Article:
“There is no educational justification for protecting education from absolutely necessary spending cuts,” McCluskey said in a telephone interview from Washington. “We’ve been piling billion of dollars into a system that doesn’t produce the results we want, and it’d be more efficient to let taxpayers keep that money.”
Any cuts will worsen the impact of the evaporation of federal stimulus money, which helped soften state budget cuts when the recession sent tax revenue plummeting, educators say.
Twenty-one states, out of 24 for which data is available, are providing less per-student funding to local school districts for kindergarten through 12th-grade education this year than last, while 17 are providing less than before the recession began, according to the Center on Budget report. State funds make up about 47 percent of the nation’s total education expenditures, the center said.
Governors recommended cutting K-12 funding by $2.5 billion and higher education by $5 billion more in 2012, after slicing $1.8 billion and $1.2 billion, respectively, in 2011, according to the National Association of State Budget Officers.
“Even the most optimistic predictions don’t see funding levels getting up to pre-recession levels before the end of the decade,” said Jim Hull, senior policy analyst at the National School Boards Association in Alexandria, Virginia. “The combination of lower property values and reductions in state funding has really put the squeeze on our public schools.”
Budget records over the past 40 years show state school funding has never dropped as much as it has since 2008, Hull said. That highlights the critical role federal funds have played in helping to counteract state cuts, he said. More federal aid is needed to stem the blood flow, not less, he said.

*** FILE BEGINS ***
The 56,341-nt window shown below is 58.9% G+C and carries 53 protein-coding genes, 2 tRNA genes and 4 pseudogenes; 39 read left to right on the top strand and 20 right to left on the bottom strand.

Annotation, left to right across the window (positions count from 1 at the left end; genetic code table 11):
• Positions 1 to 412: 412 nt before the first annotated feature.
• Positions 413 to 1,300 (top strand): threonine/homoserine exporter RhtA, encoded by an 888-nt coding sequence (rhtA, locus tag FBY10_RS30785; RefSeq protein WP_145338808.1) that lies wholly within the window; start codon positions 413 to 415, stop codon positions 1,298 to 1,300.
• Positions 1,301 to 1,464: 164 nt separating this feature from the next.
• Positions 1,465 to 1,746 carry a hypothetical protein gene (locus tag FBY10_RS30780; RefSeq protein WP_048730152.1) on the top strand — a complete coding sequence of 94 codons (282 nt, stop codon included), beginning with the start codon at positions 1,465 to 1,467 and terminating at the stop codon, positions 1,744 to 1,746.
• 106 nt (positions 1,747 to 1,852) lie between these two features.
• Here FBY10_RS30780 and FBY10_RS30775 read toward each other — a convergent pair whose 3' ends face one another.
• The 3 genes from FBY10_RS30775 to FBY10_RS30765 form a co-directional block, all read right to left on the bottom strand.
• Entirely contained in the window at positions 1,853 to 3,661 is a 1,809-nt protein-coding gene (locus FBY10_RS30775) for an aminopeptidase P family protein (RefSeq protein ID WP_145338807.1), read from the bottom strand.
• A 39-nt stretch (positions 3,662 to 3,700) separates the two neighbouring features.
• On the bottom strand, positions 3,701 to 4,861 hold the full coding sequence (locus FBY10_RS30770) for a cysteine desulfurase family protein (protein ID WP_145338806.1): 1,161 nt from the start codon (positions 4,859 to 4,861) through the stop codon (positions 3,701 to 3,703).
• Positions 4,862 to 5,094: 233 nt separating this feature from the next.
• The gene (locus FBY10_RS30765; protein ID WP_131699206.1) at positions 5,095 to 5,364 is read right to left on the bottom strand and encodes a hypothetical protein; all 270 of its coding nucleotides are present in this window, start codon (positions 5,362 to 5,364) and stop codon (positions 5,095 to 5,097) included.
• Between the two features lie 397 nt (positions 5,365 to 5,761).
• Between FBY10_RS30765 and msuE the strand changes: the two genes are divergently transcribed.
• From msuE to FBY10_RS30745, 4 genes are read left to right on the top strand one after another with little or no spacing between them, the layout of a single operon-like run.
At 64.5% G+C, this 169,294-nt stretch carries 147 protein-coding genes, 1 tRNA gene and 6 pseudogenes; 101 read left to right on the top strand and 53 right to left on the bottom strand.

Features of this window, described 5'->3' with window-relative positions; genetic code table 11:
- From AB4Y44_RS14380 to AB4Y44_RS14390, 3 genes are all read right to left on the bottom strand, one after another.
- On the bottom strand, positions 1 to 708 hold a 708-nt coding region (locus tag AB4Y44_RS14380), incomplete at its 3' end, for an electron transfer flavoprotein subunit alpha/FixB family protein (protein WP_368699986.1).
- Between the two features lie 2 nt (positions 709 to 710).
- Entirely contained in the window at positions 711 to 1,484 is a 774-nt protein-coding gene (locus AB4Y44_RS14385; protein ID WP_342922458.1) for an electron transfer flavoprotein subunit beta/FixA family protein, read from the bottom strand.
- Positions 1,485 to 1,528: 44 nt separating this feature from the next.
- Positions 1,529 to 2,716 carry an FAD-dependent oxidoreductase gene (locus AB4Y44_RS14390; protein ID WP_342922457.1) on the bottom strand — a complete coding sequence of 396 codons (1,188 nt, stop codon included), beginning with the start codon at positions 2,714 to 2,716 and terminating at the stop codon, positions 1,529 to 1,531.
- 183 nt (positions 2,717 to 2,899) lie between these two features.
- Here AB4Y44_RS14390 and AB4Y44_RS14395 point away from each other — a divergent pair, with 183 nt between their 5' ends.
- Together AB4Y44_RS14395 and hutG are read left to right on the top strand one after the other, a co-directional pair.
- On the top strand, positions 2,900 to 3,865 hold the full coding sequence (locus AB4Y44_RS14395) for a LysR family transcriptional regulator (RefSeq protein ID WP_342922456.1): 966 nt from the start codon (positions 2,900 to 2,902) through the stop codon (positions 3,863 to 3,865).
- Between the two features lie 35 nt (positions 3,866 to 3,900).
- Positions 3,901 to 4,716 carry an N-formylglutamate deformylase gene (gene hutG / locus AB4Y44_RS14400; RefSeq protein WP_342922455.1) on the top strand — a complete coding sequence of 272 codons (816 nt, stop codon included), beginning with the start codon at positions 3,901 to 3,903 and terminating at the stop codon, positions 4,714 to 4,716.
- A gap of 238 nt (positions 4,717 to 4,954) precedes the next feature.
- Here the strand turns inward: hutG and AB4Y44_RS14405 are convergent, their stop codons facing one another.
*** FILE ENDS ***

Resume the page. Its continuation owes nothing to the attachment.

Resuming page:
Only about $2 billion remains of the $39 billion in education aid provided by the federal government in state fiscal stabilization funds in 2009, while states have used up about $6 billion of the $10 billion allocated by the Education Jobs Fund that Congress enacted last year, the Center on Budget said. Both were intended to help avert job reductions in K-12 and higher education.
School districts cut 293,000 jobs in the three years that ended in August, according to federal employment data cited by the center.
“These job losses have reduced the purchasing power of workers’ families, in turn reducing overall consumption in the economy and thus extending the recession and slowing the pace of recovery,” according to the Center on Budget.
Additional federal funding cuts to education by the deficit supercommittee will mean more firings, said Jackie B. Hicks, president of the South Carolina Education Association, the state affiliate of the National Education Association. Reduced funding also risks driving up dropout rates, Hicks said.
Only 3 cents of every federal dollar spent goes to education, said Meredith Bagby, founder of the American Education Foundation, a nonprofit focused on youth engagement in politics and the publisher of The Annual Report of the United States of America, which tracks federal spending.
“The budget will not be balanced by education,” she said by telephone. “We could dismantle all federal funding to education and we would come nowhere close to balancing the budget.”